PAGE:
Monday, July 22, 2024

The Second Line Social Aid and Pleasure Society Brass Band. (Photo: Honk!)

The Second Line Social Aid and Pleasure Society Brass Band is gearing up for a celebratory transformation Sunday. The band, which was formed in 2003 during antiwar protests, is holding a name change ceremony from 6:30 to 8:30 p.m. at at Lou Ann David Park in Somerville, 1060 Broadway. The event, which is set to include former and current members, aims to commemorate the band’s 20th anniversary with music and birthday cake.

The name change will be in place by the time the band takes part in the next Honk! Festival of Activist Street Bands, set for Oct. 6-8 in Somerville, Cambridge and Boston. A schedule of free in-person outdoor festival events will be available soon after Labor Day weekend, publicist Mary Curtin said.(Update on Aug, 28, 2023: The name of the band has become The Good Trouble Brass Band, after the late U.S. Rep. John Lewis of Georgia, a civil rights icon who popularized the phrase “good trouble.”)

The origins of the band and festival are linked.

In 2003, a group of musicians joined forces with the Bread and Puppet Theater of Vermont for a Boston antiwar parade. “After one march in particular, we thought ‘This is really exciting, why don’t we stick together.’ That was the beginning,” said Trudi Cohen, one of the band’s founding members, in a 2014 oral history of the Honk! festival by WBUR. The decision to stay together laid the groundwork for what would become The Second Line Social Aid and Pleasure Society Brass Band.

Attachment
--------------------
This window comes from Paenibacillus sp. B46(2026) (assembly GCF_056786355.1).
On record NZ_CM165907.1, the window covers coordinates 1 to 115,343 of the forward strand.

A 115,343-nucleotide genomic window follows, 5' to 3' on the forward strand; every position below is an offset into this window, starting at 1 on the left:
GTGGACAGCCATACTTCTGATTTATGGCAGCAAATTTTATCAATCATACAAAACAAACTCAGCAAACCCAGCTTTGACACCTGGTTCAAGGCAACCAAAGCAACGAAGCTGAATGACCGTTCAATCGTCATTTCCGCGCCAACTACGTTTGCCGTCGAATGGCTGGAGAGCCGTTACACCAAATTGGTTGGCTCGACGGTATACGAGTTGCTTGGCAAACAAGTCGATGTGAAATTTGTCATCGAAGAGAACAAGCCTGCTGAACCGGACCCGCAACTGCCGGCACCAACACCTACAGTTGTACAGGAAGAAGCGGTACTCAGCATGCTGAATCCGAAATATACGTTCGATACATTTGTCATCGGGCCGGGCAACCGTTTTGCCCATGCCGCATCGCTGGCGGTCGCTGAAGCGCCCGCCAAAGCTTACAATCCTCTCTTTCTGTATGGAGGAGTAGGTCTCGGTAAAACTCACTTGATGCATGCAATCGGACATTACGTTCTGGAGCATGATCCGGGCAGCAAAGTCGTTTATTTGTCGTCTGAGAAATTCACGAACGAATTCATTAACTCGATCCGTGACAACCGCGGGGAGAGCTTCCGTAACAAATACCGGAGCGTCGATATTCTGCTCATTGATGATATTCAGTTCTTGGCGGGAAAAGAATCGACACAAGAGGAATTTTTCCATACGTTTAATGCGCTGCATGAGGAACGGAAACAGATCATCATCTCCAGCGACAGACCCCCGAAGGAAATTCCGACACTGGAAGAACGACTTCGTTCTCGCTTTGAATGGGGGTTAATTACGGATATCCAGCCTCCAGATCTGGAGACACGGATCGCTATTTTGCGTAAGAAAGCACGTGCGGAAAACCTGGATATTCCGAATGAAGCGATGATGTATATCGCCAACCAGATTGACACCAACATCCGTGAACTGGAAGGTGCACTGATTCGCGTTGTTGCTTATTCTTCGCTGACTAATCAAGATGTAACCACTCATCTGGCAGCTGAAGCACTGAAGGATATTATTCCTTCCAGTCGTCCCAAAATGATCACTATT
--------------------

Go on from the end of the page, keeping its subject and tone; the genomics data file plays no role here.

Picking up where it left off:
After a few years, the band began to explore the broader landscape of activist music, seeking out like-minded groups such as the Hungry March Band and the Brass Liberation Orchestra, which led to the formation of the Honk! festival in 2006. “We just sort of sent out this message: ‘Would you like to get together and have some sort of convergence of activist bands?’ And we got a very positive response,” Cohen told WBUR.

The festival brings together street bands from around the world and serves as a platform for musicians to blend their talents with social and political causes. It’s grown from the first year with 12 bands into an annual, international tradition, and usually includes a march to Cambridge’s Harvard for Oktoberfest.

But the band that started it all will perform under a different name,

“Our music is strongly dominated by New Orleans jazz, both traditional Second Line street music and newer New Orleans funk tunes,” Cohen said last week. “The impetus came mostly from newer members of the band, with several compelling reasons: one, the sentiment that it sounded like we were claiming a genre – second line – that didn’t belong to us; another, that although we’ve been inspired by the idea of social aid and pleasure clubs, a New Orleans benevolent mutual aid institution, we are different in the way we approach social aid.”

The new is a secret until the Lou Ann David Park event Sunday.

“We chose a new name that comes from a social justice hero from the civil rights movement.” Cohen said.